Is the old wooden deck at your home in bad condition? You have two options: repair it or replace it. Not every degree of deterioration requires you to completely replace the deck, but there are certainly some situations in which it makes sense to do so.
Here’s a quick overview of how to decide whether it’s a sensible move to replace a deck in Seattle.
You’re dealing with rotted-out posts
Most decks built these days use concrete footings instead of wood footings, and have special brackets designed to keep the base of the post dry. However, if you have an older deck, the wooden posts might be directly on the footings, which can result in them soaking up moisture and developing rot over time. The problem can become especially severe if the wood used for your deck was not pressure treated. Obviously, rot in wood can result in some significant structural weakness, so if you have a lot of rotting posts, then it’s a good idea to replace the deck.
You’ve got weak post connections
Sometimes it’s the post connections and not the posts themselves that are the issue. For proper support, the posts should always rest under the rim joist or beam. If you have posts fastened to the side of the beam or the rim joist, that only serves to put the pressure on the fasteners connecting the post to the deck, which can result in sagging or breakage. Make sure the posts are connected properly, using galvanized carriage bolts. If the posts are only fastened with nails, the deck could collapse over time.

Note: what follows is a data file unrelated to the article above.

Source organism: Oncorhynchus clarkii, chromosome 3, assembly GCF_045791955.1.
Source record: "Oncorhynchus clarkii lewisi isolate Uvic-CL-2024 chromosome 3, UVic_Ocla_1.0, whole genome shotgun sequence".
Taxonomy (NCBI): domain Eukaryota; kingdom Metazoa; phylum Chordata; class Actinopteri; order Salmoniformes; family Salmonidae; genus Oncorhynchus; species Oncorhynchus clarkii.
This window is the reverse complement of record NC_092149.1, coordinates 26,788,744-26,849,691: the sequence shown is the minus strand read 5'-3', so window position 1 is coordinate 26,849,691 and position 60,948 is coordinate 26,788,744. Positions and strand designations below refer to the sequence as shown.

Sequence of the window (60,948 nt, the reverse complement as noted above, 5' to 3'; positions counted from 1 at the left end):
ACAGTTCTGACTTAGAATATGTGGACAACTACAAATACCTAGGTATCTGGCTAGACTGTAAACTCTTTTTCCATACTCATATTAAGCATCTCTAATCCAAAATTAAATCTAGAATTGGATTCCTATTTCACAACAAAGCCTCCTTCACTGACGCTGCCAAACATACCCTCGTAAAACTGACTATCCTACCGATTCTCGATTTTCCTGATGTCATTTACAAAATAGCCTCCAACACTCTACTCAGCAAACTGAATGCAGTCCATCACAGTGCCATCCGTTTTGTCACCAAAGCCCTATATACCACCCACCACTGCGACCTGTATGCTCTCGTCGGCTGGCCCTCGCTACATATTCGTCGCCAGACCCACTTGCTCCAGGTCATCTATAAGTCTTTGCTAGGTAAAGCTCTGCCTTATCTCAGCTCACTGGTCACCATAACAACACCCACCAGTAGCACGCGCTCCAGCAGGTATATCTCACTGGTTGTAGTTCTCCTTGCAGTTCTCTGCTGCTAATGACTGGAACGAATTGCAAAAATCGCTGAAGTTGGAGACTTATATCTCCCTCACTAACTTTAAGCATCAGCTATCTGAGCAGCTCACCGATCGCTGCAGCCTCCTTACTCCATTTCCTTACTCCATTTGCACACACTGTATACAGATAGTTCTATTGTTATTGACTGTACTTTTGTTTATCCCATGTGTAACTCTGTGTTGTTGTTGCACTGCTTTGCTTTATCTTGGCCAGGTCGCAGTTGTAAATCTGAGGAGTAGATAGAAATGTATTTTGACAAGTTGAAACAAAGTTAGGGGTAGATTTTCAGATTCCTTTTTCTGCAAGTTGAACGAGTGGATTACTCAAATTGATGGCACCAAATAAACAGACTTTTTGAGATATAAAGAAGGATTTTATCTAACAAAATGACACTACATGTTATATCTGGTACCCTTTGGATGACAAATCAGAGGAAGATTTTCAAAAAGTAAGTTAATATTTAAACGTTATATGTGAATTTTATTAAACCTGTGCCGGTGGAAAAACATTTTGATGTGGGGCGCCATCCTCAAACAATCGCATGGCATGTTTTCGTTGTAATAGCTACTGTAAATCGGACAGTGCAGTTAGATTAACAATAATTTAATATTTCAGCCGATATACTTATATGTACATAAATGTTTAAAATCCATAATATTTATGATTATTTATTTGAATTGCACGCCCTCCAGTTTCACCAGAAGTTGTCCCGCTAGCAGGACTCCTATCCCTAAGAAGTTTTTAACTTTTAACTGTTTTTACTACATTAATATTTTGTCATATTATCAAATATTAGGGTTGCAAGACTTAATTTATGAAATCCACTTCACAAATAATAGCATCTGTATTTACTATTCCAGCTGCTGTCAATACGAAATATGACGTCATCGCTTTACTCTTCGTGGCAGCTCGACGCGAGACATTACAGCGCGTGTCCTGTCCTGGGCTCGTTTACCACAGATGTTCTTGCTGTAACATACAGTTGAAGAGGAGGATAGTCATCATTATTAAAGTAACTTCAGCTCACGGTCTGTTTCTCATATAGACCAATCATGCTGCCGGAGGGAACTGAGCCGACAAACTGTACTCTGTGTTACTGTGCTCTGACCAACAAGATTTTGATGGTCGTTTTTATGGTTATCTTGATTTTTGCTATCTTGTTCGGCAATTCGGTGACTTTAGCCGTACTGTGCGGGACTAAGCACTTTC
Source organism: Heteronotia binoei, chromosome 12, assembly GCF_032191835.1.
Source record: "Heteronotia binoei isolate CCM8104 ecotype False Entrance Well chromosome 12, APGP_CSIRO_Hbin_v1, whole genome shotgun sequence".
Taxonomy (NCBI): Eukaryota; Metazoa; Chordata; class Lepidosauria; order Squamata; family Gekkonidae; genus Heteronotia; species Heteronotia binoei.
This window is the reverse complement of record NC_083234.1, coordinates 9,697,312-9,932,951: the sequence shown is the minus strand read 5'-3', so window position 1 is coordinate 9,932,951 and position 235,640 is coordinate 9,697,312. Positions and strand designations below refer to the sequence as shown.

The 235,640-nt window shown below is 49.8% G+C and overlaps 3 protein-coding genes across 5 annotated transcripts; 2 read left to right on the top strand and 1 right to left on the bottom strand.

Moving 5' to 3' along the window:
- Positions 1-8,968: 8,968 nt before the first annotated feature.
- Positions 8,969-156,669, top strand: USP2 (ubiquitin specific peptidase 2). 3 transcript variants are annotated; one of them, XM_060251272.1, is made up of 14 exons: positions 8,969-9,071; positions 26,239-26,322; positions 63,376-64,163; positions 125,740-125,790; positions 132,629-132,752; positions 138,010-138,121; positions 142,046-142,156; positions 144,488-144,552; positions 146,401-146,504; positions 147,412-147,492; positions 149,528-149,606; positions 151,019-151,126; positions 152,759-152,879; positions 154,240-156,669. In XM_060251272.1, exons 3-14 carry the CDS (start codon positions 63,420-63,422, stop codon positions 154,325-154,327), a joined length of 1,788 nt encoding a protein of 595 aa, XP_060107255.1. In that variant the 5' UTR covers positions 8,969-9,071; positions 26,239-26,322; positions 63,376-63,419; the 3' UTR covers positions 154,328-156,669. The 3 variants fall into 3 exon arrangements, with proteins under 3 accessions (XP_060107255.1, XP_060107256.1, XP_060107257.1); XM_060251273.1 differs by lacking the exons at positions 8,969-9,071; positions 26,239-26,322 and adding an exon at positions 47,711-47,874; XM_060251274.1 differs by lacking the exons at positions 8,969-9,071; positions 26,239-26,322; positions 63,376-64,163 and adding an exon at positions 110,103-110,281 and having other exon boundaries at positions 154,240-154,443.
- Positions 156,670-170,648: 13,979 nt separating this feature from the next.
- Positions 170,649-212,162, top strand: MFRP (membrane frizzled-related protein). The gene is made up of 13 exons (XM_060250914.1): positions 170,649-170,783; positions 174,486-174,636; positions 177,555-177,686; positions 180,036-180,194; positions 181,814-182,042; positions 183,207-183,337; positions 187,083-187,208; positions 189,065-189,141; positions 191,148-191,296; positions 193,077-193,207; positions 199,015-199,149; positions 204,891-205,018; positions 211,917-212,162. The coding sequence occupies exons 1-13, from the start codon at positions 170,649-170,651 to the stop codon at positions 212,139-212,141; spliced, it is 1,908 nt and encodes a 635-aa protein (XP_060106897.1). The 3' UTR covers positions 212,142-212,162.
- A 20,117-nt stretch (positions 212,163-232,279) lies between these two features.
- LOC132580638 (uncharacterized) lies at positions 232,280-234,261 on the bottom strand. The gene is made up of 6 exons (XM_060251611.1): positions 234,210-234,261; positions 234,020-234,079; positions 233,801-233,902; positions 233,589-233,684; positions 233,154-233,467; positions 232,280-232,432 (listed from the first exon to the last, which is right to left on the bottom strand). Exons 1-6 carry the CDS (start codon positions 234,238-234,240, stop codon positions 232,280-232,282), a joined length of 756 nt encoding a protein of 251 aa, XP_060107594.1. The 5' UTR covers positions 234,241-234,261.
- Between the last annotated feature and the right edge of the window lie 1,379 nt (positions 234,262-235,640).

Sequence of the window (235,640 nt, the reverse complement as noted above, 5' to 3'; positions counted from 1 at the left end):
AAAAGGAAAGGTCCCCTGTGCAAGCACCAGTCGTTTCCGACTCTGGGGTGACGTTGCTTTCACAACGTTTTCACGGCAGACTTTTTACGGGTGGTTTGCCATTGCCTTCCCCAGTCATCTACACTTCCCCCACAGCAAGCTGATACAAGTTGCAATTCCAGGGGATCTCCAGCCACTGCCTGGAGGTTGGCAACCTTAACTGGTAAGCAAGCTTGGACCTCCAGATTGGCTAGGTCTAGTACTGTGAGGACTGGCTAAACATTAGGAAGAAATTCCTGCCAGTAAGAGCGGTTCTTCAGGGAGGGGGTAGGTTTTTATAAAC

The railings are loose
Loose railings might not be a structural weakness of the deck, but they can still be a safety hazard, especially if you have people at your home who have some mobility handicaps, or if you have young children. While you might not need to replace the entire deck if the railings come loose, loose railings can be a sign of poor hardware or wood degradation, so replacing them can be helpful.
There is significant structural damage
If you have just one or two boards that have rotted out or otherwise become damaged, then you can easily replace those boards and leave the rest of the deck intact. However, if there is structural damage across a significant portion of the deck, it makes more sense to rip it up and start over than to try a patchwork solution. This just means your deck has reached the end of its useful life. Warning signs can include visible rot on the edges of the deck frame, or a spongy feel while you’re walking across the surface of the deck.
These are just a few examples of some of the signs that indicate it may be time for you to replace a deck. For more information about when to replace a deck in Seattle, we encourage you to contact Stewart Lumber & Hardware Co. We look forward to helping you find the lumber you need to complete your project.